Senior Staff Writer
I smoked my last traditional cigarette on May 16. After being a smoker for 22 years, I looked at the empty pack of cigarettes that Wednesday night and said to myself, “I can’t smoke what I don’t buy.”
For the next eight days, I went cold turkey on my quest to be smoke-free. I appeared to be a raving lunatic in my nicotine-free rage. Not only was I craving the nicotine, but I was also missing the routine of smoking and the camaraderie I found with fellow smokers. In the amount of time it takes to inhale a full cigarette, a kinship can be formed.
Being smoke-free would allow me to live longer, in essence giving me more time to meet more people: a win-win situation, if you ask me.
Everybody I know said that replacing one routine for another usually works when attempting to quit smoking. After devouring a whole, large bag of hard candy in one day, in this case, it did not. I felt horrible after ingesting an amount of sugar only normal for characters in the movie “Willy Wonka & the Chocolate Factory.”
It was during my weekly visit to the Texaco station in my neighborhood that I noticed a display with an electronic cigarette. They have the same look and same feel of a traditional cigarette without all of those pesky carcinogens. Would this be my new win-win situation? I decided to buy one to find out.
The first puff was interesting to say the least. I felt like I was inhaling steam. Turns out, that is exactly what I was doing, except with nicotine involved.
With the summer over and my last two semesters at Brookhaven College approaching, I knew I would have no problem dealing with the campus-wide smoking ban. I thought I was exempt from the ban because I was using an e-cigarette that left me exhaling steam. While it looked the same and felt the same, it was totally different.
Walking by the packs of sweaty smokers huddled together in the late-August heat, I felt at ease walking into the air conditioned comfort of K Building with my e-cigarette in hand. I had not yet mastered blowing a vapor ring to rival the prize-worthy smoke rings of my past, but I was content knowing my nicotine addiction was being satisfied nonetheless.
Fall semester ended, and with the spring came the home stretch before transferring to the university of my choice as a non- smoker. With the new semester, I was looking forward to meeting new people and working with the Brookhaven Courier as a staff writer. What I was not looking forward to was the impending stress of taking seven classes in one semester.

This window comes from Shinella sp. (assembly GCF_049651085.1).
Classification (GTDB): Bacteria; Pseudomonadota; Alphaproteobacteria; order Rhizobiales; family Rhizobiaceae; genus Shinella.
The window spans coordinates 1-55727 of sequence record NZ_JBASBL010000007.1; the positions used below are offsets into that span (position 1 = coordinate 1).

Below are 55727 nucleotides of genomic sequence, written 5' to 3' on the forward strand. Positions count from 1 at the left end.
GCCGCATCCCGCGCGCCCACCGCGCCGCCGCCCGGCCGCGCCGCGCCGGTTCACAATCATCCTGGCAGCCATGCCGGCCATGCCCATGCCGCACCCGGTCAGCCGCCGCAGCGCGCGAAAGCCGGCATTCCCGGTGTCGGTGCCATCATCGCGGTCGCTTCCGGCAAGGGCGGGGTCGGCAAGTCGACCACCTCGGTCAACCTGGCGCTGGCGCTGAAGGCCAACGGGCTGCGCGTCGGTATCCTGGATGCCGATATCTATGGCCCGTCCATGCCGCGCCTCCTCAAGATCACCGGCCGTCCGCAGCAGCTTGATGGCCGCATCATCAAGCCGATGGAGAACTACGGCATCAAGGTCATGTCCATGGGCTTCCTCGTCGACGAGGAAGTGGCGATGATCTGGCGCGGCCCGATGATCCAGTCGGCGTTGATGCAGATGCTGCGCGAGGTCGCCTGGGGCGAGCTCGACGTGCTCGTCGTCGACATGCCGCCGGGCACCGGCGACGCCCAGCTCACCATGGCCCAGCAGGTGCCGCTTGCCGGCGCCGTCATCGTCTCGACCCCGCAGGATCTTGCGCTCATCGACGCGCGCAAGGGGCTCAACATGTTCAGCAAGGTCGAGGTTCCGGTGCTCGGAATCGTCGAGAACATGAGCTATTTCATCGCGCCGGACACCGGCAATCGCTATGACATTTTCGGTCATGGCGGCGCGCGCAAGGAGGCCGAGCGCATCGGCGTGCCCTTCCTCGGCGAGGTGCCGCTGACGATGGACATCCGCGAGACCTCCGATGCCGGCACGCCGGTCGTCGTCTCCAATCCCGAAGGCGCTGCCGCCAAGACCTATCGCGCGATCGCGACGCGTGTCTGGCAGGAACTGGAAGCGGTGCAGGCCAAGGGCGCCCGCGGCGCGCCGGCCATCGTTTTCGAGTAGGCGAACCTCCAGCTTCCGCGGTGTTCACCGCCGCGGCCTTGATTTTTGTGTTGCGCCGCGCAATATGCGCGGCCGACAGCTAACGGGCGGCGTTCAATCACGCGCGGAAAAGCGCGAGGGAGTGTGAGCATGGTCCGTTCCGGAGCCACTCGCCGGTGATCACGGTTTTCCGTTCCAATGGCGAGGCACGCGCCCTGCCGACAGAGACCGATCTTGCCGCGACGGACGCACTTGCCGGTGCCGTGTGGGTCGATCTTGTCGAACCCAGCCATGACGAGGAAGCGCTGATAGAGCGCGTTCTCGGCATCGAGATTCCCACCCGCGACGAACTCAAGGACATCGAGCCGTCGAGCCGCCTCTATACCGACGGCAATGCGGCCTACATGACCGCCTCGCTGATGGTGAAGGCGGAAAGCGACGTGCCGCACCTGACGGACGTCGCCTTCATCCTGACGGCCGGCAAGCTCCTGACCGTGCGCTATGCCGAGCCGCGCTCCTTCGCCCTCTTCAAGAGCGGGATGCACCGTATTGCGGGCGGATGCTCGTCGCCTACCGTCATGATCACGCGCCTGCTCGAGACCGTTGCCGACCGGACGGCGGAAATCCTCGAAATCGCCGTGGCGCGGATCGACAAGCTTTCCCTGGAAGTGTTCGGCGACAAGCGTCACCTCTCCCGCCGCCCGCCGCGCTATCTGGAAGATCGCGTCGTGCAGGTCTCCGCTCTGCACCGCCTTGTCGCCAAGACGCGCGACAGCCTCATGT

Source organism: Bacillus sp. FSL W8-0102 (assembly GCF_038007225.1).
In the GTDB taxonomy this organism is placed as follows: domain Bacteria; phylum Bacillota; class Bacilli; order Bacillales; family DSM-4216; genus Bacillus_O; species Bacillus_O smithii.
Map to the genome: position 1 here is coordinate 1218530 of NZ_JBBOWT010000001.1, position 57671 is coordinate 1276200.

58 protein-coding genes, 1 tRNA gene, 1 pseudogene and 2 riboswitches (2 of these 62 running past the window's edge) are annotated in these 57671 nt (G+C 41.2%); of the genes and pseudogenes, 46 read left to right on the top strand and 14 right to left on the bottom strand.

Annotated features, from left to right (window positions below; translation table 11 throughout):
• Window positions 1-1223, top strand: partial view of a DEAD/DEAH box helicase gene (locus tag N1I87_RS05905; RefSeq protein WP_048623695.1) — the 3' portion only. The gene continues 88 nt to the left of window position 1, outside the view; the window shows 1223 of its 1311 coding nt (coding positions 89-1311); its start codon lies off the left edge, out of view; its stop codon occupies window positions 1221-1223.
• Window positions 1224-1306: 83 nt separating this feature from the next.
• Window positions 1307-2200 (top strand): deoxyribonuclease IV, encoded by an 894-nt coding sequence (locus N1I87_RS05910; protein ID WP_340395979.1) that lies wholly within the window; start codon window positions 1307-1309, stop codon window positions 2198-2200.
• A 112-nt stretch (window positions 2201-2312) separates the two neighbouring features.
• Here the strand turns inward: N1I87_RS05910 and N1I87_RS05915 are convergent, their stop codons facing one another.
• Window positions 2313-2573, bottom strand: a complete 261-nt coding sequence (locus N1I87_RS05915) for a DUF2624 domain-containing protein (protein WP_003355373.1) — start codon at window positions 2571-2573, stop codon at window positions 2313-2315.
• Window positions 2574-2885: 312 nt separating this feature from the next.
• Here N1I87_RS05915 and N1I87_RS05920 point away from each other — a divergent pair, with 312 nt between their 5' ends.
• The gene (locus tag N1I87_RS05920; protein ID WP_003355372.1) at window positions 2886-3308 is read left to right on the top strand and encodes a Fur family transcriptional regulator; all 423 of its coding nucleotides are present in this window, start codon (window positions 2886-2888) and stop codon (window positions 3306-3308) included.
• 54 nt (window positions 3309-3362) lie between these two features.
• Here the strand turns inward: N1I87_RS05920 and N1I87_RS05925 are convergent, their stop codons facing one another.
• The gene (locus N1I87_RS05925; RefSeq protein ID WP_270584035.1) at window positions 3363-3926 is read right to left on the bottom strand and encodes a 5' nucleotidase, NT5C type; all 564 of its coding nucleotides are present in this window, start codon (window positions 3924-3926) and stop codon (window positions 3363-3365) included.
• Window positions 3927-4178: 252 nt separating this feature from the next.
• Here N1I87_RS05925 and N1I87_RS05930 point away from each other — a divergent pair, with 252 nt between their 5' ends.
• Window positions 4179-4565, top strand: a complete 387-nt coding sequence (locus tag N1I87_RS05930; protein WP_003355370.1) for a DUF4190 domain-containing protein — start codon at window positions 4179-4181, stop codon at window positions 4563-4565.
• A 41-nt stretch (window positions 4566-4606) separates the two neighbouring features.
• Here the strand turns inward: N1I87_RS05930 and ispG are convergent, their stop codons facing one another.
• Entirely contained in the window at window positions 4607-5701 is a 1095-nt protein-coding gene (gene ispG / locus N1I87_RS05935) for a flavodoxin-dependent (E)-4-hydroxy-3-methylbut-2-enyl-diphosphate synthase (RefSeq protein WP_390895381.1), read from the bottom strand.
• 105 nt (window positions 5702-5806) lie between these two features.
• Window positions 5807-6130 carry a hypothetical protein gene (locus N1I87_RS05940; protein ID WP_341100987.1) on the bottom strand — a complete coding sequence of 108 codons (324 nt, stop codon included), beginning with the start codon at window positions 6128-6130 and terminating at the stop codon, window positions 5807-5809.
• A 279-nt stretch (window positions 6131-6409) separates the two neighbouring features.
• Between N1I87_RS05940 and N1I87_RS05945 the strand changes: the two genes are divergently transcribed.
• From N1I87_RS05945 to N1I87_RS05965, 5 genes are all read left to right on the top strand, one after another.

It was shortly after a newspaper staff meeting that I felt the urge to take a puff off of my e-cigarette to calm my nerves. “You know you’re not supposed to do that on campus, right?” editor-in-chief Amy Price said. I was dumbfounded. Together we looked at the actual text of the smoking policy: “With the exception of designated parking lots, Brookhaven College is a smoke and tobacco-free campus. This includes but is not limited to the use of chewing tobacco and electronic cigarettes.”
I’m the guy who drives exactly 10 miles an hour through the parking lot. I’m the guy who turns in lost items to the campus police department. I’m the guy who tries his best to be an example, not the exception. But now, I’m the guy who has been flagrantly breaking the rules when it comes to my trusty e-cigarette. It is hard for me to wrap my brain around the inclusion of e-cigarettes in the “no smoking” policy. It is not smoking. It is, for lack of a better term, “vaping.” No lighters are used, no flames are ignited, nothing is being burned producing smoke. Therefore, where there is no fire, there is no smoke.
Recently I have been racking my brain trying to figure out a way to combat this obvious miscarriage of justice, this heinous confusion of rules, this blustering mistake by the rule makers. But, in the meantime, I need to continue to be the example, not the exception.
I can understand that e-cigarettes are included because they do look and feel the same as a regular cigarette. The police would need to spend an absurd amount of time deciphering between the two when seen on campus.
But considering smoking bans in public buildings are certainly not new, what smoker in their right mind even thinks about lighting up a traditional cigarette inside a building hoping it could be confused for an e-cigarette?
It would appear that my days of relaxation while puffing on an e-cigarette during school hours have been put out, extinguished, stomped like a tarfilled, smelly cigarette butt on a dirty parking lot. I would be remiss if I didn’t say I was crushed, but rules are rules.
To ease my stress from this day forward, maybe I should walk around campus drinking assorted beverages out of a martini glass with a fake olive and an umbrella dangerously teetering off the rim. It would look the same, feel the same, but, like the e-cigarette give a different result.